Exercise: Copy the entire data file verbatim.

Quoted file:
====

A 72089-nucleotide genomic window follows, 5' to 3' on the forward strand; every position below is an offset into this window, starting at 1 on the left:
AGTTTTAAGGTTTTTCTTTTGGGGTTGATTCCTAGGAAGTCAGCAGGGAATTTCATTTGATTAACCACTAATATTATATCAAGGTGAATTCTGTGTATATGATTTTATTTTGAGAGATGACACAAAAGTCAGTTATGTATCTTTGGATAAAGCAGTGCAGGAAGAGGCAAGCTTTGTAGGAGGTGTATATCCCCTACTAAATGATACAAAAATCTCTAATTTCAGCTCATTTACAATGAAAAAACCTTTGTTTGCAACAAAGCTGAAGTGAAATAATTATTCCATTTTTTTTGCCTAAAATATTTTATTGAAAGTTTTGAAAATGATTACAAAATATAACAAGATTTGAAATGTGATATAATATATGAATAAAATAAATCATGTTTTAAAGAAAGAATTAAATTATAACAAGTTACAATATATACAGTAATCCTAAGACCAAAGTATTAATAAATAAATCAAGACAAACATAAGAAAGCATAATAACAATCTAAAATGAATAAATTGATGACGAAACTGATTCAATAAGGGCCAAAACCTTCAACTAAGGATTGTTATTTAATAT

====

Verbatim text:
A 72089-nucleotide genomic window follows, 5' to 3' on the forward strand; every position below is an offset into this window, starting at 1 on the left:
AGTTTTAAGGTTTTTCTTTTGGGGTTGATTCCTAGGAAGTCAGCAGGGAATTTCATTTGATTAACCACTAATATTATATCAAGGTGAATTCTGTGTATATGATTTTATTTTGAGAGATGACACAAAAGTCAGTTATGTATCTTTGGATAAAGCAGTGCAGGAAGAGGCAAGCTTTGTAGGAGGTGTATATCCCCTACTAAATGATACAAAAATCTCTAATTTCAGCTCATTTACAATGAAAAAACCTTTGTTTGCAACAAAGCTGAAGTGAAATAATTATTCCATTTTTTTTGCCTAAAATATTTTATTGAAAGTTTTGAAAATGATTACAAAATATAACAAGATTTGAAATGTGATATAATATATGAATAAAATAAATCATGTTTTAAAGAAAGAATTAAATTATAACAAGTTACAATATATACAGTAATCCTAAGACCAAAGTATTAATAAATAAATCAAGACAAACATAAGAAAGCATAATAACAATCTAAAATGAATAAATTGATGACGAAACTGATTCAATAAGGGCCAAAACCTTCAACTAAGGATTGTTATTTAATAT